Recalling her journey, Ms Kimhuoy shares that she found it difficult to adjust when she first came to Harpswell Foundation.

“I had to change myself to be able to adapt to the new environment. I learned to accept and do household chores. Though I came from the province, I had never cooked and done any chores at home because I was very focused on my studies. But then I realised that everything the dorm asks us to do is also for our own welfare,” she says.

Expecting a typical dormitory that accepts female university students, it extremely puzzled Ms Kimhouy why student residents were pushed to attend leadership courses and do newspaper analysis inside their second home.

“I was wondering, but then I know that it is important to know what is going on nationally and internationally. Those classes urged me to do more research in order to share something with others.”

It was through the in-house classes at the dorm that Ms Kimhouy started dreaming to become a university teacher after she gets her master’s degree.

The Harpswell Foundation was established in 2006. It aims to help young Cambodian women from rural areas to get proper education in universities in Phnom Penh by giving them a house that is conducive for learning and in-house training courses that go beyond classroom set-up discussions.

Moul Samneang, country director of the foundation in Cambodia, shares that it is Harpswell Foundation’s dream to create the new generation of women leaders who inspire positive social changes.

The foundation was built after Massachusetts Institute of Technology professor Alan Lightman and his daughter heard a story in 2003 of a Cambodian lawyer, Chea Veasna, who lived in a six-foot crawl space between the ground and the bottom of the school building where she pursued her studies.

Sek Leakhena has been living in the all-women dorm for five years now.

Ms Samneang emphasises that the students inside the Harpswell Foundation are more than just residents. “They are moulded to become great leaders of the future.”

All the students are prohibited from taking two degree programs in two different universities as they have in-house courses to complete at the dormitory.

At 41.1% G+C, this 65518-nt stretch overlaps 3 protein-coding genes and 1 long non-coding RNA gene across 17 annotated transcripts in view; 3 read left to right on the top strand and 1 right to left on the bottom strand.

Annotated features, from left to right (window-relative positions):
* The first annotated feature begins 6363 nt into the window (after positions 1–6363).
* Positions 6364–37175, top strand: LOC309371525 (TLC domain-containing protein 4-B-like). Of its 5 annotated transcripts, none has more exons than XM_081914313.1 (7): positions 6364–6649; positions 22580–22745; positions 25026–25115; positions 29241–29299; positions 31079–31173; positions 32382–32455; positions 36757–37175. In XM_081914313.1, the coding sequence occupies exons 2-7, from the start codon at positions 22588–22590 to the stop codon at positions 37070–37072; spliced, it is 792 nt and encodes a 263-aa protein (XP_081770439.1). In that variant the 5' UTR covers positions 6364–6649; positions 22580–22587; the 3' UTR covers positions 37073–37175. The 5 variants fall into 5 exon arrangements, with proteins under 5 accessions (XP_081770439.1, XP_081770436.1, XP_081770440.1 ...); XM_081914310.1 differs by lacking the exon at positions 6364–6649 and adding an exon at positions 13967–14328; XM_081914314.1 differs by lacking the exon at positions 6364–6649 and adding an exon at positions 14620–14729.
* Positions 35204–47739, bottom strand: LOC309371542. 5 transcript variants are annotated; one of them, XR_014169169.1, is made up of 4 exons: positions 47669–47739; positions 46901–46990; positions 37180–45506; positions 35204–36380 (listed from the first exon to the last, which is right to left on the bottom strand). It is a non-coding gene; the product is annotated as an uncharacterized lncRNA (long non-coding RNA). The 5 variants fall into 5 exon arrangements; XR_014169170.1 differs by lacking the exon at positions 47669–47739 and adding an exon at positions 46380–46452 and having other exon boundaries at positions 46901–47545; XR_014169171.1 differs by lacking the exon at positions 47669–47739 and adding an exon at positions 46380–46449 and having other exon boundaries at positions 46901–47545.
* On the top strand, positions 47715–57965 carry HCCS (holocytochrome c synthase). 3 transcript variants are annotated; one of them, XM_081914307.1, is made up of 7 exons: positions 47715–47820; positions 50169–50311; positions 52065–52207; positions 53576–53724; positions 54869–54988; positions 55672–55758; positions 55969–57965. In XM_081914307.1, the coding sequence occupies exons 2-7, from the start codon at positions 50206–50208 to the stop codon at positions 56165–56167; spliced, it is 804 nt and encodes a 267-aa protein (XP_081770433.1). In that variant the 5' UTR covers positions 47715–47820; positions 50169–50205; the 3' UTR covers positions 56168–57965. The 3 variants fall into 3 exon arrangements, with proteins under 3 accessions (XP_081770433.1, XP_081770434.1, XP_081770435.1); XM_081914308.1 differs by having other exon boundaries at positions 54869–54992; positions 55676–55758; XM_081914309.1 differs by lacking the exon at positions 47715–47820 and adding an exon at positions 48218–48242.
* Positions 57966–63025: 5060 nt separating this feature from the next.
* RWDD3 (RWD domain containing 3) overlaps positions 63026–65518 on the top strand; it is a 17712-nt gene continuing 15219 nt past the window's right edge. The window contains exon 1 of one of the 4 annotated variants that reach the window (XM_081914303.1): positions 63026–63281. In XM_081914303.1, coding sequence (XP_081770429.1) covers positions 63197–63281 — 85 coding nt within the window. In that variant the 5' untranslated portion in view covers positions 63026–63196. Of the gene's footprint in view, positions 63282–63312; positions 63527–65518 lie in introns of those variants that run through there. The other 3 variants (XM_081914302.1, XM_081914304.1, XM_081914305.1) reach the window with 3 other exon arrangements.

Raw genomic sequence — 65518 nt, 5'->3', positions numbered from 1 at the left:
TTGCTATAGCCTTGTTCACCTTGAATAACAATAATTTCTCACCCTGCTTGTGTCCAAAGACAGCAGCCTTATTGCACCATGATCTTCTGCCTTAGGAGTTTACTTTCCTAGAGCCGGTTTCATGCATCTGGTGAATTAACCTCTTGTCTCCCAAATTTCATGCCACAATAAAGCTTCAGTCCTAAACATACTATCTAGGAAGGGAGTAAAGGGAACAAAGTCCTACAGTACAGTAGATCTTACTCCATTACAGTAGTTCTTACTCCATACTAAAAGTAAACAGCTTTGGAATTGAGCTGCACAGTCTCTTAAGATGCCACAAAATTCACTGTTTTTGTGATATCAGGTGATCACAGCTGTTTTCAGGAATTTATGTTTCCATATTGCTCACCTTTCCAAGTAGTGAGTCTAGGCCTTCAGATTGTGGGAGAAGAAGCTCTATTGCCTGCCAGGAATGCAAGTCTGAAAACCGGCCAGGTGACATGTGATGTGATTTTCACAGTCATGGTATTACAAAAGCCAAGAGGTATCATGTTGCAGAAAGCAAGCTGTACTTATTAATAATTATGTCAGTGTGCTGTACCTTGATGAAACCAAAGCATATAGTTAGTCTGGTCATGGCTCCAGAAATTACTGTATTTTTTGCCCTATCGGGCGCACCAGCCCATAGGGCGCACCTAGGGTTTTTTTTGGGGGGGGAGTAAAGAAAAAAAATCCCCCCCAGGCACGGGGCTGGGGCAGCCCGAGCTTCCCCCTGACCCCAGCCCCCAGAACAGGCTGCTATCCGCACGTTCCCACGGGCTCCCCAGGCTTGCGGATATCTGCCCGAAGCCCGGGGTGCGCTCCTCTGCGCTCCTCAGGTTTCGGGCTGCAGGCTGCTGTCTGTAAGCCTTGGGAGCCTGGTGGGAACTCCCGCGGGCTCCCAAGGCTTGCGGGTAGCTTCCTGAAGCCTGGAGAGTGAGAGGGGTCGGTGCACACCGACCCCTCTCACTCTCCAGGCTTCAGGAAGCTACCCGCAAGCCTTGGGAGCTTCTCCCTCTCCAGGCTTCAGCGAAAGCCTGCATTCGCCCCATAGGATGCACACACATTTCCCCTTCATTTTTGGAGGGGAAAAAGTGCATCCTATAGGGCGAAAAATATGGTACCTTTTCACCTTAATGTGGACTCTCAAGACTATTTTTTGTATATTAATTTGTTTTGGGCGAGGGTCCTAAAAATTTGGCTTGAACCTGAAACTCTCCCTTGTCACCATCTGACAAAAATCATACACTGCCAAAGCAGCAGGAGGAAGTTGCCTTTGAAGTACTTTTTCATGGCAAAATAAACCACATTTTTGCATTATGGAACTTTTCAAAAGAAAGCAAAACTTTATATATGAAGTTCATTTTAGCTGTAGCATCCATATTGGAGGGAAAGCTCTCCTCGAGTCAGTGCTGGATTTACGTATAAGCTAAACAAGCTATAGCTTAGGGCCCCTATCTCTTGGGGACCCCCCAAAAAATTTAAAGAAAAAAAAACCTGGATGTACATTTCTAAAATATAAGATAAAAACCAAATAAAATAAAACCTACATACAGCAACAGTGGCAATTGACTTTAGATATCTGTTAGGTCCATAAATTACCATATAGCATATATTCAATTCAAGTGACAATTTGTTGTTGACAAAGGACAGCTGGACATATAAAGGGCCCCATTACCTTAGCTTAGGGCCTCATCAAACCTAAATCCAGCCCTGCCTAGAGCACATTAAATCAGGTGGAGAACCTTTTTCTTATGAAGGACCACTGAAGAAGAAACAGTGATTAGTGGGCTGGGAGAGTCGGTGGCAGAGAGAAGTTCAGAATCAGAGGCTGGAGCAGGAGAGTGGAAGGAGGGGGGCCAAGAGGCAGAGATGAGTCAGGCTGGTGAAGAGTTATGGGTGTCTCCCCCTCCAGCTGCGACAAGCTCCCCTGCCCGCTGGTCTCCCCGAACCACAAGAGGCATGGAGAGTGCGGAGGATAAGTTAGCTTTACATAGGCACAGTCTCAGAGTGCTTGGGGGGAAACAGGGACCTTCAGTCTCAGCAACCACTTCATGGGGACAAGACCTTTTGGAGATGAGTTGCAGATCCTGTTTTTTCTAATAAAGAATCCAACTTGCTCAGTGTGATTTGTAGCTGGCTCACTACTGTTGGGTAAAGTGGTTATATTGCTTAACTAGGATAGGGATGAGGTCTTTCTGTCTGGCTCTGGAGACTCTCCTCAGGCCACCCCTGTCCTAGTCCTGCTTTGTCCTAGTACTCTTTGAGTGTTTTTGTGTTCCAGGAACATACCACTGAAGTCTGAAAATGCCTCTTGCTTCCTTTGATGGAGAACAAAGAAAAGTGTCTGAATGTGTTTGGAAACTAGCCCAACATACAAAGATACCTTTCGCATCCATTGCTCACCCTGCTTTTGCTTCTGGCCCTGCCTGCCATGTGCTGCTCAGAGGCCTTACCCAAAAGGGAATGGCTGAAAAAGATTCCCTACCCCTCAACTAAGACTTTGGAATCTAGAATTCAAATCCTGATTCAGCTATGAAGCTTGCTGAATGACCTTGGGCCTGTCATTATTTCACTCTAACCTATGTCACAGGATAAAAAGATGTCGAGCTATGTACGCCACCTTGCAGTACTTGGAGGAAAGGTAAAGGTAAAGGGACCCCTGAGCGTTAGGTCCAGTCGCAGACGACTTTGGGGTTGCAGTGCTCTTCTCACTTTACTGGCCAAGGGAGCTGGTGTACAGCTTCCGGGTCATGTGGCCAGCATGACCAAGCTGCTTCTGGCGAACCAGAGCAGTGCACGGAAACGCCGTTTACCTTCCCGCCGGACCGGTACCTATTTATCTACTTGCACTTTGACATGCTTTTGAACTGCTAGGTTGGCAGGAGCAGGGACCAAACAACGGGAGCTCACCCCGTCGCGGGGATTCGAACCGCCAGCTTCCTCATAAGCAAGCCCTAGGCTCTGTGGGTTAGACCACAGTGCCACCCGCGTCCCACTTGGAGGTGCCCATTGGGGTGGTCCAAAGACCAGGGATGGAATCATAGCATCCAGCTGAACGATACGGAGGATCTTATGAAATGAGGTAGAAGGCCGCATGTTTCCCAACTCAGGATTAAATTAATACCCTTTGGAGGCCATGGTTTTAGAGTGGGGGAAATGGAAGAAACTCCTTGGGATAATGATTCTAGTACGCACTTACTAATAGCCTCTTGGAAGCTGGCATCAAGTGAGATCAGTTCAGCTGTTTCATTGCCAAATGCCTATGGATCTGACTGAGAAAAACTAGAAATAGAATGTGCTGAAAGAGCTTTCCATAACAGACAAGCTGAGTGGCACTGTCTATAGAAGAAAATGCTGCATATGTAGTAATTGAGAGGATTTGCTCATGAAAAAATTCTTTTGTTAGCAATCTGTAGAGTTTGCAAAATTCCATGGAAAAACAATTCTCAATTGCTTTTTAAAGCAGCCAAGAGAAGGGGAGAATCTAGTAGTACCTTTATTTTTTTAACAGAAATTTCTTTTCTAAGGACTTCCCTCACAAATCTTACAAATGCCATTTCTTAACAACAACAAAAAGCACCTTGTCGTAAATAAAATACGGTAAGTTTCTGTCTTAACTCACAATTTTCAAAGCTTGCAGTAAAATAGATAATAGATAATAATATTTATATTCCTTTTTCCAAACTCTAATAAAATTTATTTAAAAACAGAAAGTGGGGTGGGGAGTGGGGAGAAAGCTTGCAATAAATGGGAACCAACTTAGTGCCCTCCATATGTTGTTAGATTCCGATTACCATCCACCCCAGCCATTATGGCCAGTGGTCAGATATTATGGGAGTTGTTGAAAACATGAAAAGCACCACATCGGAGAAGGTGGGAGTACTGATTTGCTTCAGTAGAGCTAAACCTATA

The foundation now has two dormitories – in Boeung Trabek and Teuk Thla – that house at least 75 women aged 17 to 23.

“To reside here, students have to fulfill some criteria. They need to have good grades, have active participation in social work, have average level of English speaking skills and have clear visions and goals in life.”

Students follow strict rules and are mandated to abide by the rules or risk expulsion and termination of scholarships.

“This is not a place for those who love enjoying life. This is a place for transformation. Students have to adapt to the behaviours of their fellow residents.”

But like a real home, the dorm provides complete meals to the students. It also has laboratories and libraries students can use for their university requirements.

Outstanding graduates also have a chance to study in the US through the US Fellowship Programme.

As Harpswell Foundation continues to welcome female students who have big dreams for their future, the foundation believes it is contributing to the ultimate progress of the nation through women empowerment.

To know more about Harpswell Foundation, visit http://www.harpswellfoundation.org/

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1 Comment

  1. This is a thoughtful, well-written piece. Thank you. The photo at the top of the article shows a poster of our past Leadership Residents, highly educated English-speaking women from around the world who volunteer to come to live in the Harpswell dorms for 3-6 months to mentor the students, teach the core curriculum, and help to lead critical thinking classes. This is also an extraordinary group of young women, who have gone on to have impressive lives and careers.